The New York Times and its devouring obsession with President Trump
The first time The New York Times demanded a special prosecutor to investigate President Trump was less than a month after his inauguration.
From the opening paragraph of its February 17, 2017 editorial, the call for a special prosecutor was based on the fabrication conceived by the Hillary Clinton–based resistance that the president was a Putin agent — and the Times colluded, seeking to overthrow a legitimately elected president.
Then, on May 11, 2017, a contributor for the publication urged deputy attorney general Rod Rosenstein to name a special prosecutor to investigate President Trump. Less than a week later, following the firing of FBI director James Comey, Rosenstein tapped Robert Mueller to be special counsel.
Six days after that, the paper published an op-ed calling for an investigation of President Trump's dismissal of FBI director James Comey, arguing that the firing may have constituted a criminal act by the president.
And just two days ago, the Times took the rhetoric to a new level and called for the former president to be indicted — apparently in hopes that its editorial lightning will strike again. Having succeeded in pressing Mr. Rosenstein to appoint Mueller to investigate a sitting president after just four months, it appears that the Times is now confident that it can replicate the situation and pressure Attorney General Merrick Garland to indict former President Trump. Garland will be as obsequious to the Times diktat as was the craven Mr. Rosenstein. (And with nary a Republican voice in Congress heard in protest!)
Here is the title of the August 28, 2022 New York Times editorial, in boldface letters:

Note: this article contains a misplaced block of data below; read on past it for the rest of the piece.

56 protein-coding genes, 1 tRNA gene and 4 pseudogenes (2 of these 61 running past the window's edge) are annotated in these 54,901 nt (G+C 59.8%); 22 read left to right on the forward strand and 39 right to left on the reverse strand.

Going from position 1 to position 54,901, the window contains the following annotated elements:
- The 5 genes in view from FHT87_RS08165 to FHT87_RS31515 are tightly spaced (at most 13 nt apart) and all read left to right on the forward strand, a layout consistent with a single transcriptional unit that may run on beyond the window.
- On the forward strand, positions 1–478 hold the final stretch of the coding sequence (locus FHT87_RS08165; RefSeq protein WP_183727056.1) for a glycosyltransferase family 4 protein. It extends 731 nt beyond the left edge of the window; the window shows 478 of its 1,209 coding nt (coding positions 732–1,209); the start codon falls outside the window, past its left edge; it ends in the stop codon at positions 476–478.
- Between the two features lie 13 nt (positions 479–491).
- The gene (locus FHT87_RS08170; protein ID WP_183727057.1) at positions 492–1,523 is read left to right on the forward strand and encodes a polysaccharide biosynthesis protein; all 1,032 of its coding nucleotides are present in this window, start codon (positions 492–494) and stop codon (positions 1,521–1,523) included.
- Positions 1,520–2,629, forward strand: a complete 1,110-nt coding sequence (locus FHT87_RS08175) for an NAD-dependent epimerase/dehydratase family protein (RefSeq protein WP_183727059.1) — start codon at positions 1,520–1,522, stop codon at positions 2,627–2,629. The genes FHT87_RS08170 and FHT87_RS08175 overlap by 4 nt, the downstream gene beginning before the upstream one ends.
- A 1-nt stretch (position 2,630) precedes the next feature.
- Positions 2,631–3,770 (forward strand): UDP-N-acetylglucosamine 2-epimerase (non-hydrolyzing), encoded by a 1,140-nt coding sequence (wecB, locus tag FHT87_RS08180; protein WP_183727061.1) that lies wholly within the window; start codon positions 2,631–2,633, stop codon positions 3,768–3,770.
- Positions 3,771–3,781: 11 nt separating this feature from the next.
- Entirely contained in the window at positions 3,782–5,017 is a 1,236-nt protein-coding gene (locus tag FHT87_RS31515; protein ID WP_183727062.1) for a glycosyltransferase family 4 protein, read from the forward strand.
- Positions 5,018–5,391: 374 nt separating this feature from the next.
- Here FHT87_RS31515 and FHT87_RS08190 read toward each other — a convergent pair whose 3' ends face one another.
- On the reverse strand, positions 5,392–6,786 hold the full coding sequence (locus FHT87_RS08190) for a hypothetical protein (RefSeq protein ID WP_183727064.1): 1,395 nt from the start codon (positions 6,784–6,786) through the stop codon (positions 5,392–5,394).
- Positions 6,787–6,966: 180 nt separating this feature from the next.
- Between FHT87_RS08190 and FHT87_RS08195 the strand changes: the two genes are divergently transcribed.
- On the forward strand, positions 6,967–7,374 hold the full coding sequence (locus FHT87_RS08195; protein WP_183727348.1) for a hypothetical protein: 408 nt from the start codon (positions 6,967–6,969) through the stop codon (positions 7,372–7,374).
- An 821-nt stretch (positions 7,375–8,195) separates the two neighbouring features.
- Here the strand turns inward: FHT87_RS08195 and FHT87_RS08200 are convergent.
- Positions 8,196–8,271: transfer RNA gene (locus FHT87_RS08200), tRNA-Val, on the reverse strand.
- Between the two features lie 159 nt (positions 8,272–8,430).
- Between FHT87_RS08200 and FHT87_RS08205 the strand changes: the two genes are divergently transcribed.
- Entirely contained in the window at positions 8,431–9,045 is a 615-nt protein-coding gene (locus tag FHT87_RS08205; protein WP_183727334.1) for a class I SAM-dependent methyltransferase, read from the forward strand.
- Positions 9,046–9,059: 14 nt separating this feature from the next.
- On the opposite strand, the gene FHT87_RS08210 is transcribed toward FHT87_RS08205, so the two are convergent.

Donald Trump Is Not Above the Law
The Times editorial is predictable in that from February 2017 to the present, the paper has demanded the investigation, the impeachment, the ouster of Mr. Trump. It's also pathetic, wallowing for six years and counting, in its obsession with the former president. To what end? Banishment to St. Helena, if not imprisonment?
Herewith is the essence of the Times' argument with the former president, quoting from the second paragraph of the August 28 editorial:
Mr. Trump's unprecedented assault on the integrity of American democracy requires a criminal investigation.
(One hastily asks, does an unprecedented assault on the integrity of "American democracy" merely call for a criminal probe — or something rather more: the aforesaid banishment, if not imprisonment.)
The unvarnished truth is that The New York Times has been in the forefront of the Resistance to Trump for more than the past six years, even while he was just a Republican candidate for the presidency. The pages of the Times, as indicated from the articles referenced here, have been accusing Mr. Trump of undermining democracy, in conclusory terms it, must be noted, and demanding his investigation from February 17, 2017, if not earlier, to the present day.
Previously, the baseless charges hurled at the former president included the accusation connoting treason — for working with Russia, and being criminal in his dismissal of the nausea-inducing James Comey.
However, the basis of all the emotionally charged hostility is this: Donald J. Trump was elected the 45th President of the United States — and may seek a second term. The management and staff at The New York Times (no MAGA personnel permitted) will not abide a second term for Mr. Trump. That's the essence of the false, baseless, bizarre editorial of August 28, demanding that Merrick Garland do as he is told and indict the current leader of the Republican Party. The specific charges are of no consequence. "Obstruction of justice" will probably suffice.
But if The New York Times is convinced that, a second time, its pressure will compel a Washington bureaucrat to do as he is bidden, I'd like to ask: how did the past efforts by the paper to persecute Mr. Trump and eject him from the public arena unfold?
Apparently, the zealots at The New York Times have yet to learn that the obsession motivating them to devour their target might just bite them instead — at which point, of course, the perpetrators will be quite beside themselves.
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